Opinion: Kerry error hampers long-term pact

July 29, 2014


— Secretary of State John Kerry has made a significant mistake in how he’s pursuing a Gaza cease-fire — and it’s not surprising that he has upset both the Israelis and some moderate Palestinians.

Kerry’s error has been to put so much emphasis on achieving a quick halt to the bloodshed that he has solidified the role of Hamas, the intractable, unpopular Islamist group that leads Gaza, along with the two hard-line Islamist nations that are its key supporters, Qatar and Turkey. In the process, he has undercut not simply the Israelis but also the Egyptians and the Fatah movement that runs the Palestinian Authority, all of which want to see an end to Hamas rule in Gaza.

A wiser course, which Kerry rejected in his hunt for a quick diplomatic solution, would have been to negotiate the cease-fire through the Palestinian Authority, as part of its future role as the government of Gaza. Hamas agreed last April to bring the PA back to Gaza as part of a unity agreement with Fatah that was brokered by Palestinian President Mahmoud Abbas.

Kerry has been motivated by two understandable short-term needs: First, he wants to stop the horrific slaughter in Gaza, with its heavy loss of life among Palestinian civilians, including children. Second, he seeks to fulfil the instructions of President Obama, who wants an immediate cease-fire and has become skeptical about solving the knotted Israeli-Palestinian conflict.

Kerry’s approach has ignited a firestorm in Israel, with commentators left and right accusing him of taking Hamas’ side and betraying Israel. That criticism is unfair, and it prompted a complaint Sunday from Obama in a phone call to Israeli Prime Minister Benjamin Netanyahu.

Kerry’s mistake isn’t any bias against Israel, but a bias in favor of an executable, short-term deal. A case can be made for this “kick the can down the road” approach, as I did last week in discussing Kerry’s recent diplomatic negotiations over Iran’s nuclear program and with rival political leaders in Afghanistan.

But Gaza has suffered from a generation of brutal expediency. Any deal that reinforces Hamas’ stranglehold — rather than building a path toward change of government, elections and eventual disarmament — is misconceived. In the name of stopping bloodshed this week, it all but guarantees it in the future. That’s why public opinion polls show a strong majority of Gazans back the idea of returning to Palestinian Authority control — because they want an end to the cycle of intermittent warfare.

Israel has undermined its own cause with statements that appear to be insensitive to Palestinian loss of life. One example is Israeli Ambassador Ron Dermer’s claim that “the Israeli Defense Forces should be given the Nobel Peace Prize” for showing “unimaginable restraint,” at a time when photos and videos provide wrenching evidence of civilian casualties in the densely packed cities of Gaza.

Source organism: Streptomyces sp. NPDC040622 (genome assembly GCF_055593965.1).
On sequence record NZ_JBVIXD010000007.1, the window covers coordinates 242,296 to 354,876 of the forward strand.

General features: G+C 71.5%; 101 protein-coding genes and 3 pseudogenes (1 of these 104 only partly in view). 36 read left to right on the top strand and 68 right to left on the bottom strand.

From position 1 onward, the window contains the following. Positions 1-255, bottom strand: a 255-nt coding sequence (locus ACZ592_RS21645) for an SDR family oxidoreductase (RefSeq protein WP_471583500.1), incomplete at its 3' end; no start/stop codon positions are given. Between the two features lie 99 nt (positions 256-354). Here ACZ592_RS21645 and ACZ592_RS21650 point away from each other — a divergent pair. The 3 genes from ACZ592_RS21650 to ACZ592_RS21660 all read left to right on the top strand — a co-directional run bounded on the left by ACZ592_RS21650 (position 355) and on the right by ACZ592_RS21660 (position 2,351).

Kerry’s initial plan was to support Egypt’s demand that Hamas accept a cease-fire. When Hamas rejected what it viewed as surrender, Kerry turned away from Egyptian mediation toward Turkey and Qatar, which as friends and financial backers of Hamas were thought to have more leverage. That put the deal first, and a stable solution to Gaza’s problems second.

By turning to Turkey and Qatar, Kerry also enhanced their position in the regional power game. That’s contrary to the interests and desires of America’s traditional allies, such as Egypt, Jordan, Saudi Arabia, and the moderate Palestinian camp headed by Abbas.

If Kerry has been shortsighted about seeking a path toward a more stable Gaza, so has Netanyahu’s government. The Israeli prime minister denounced the Palestinian unity agreement forged by Abbas last spring, even though it opened the way for an alternative non-Hamas government. More important, Netanyahu consistently has failed to give Palestinian moderates concessions that might enhance their power in both the West Bank and Gaza. When Palestinians heard Netanyahu say recently that Israel must maintain military control of the West Bank for decades, they ask: What’s the point of negotiating a two-state solution?

Whether Kerry gets a permanent cease-fire or not, the same basic issue will haunt Gaza going forward, which is how to establish the Palestinian Authority as a responsible government that actually controls the territory. Israelis fear that the PA might operate on the Lebanese model — with Hamas maintaining a deadly militia, just as Hezbollah does in Beirut.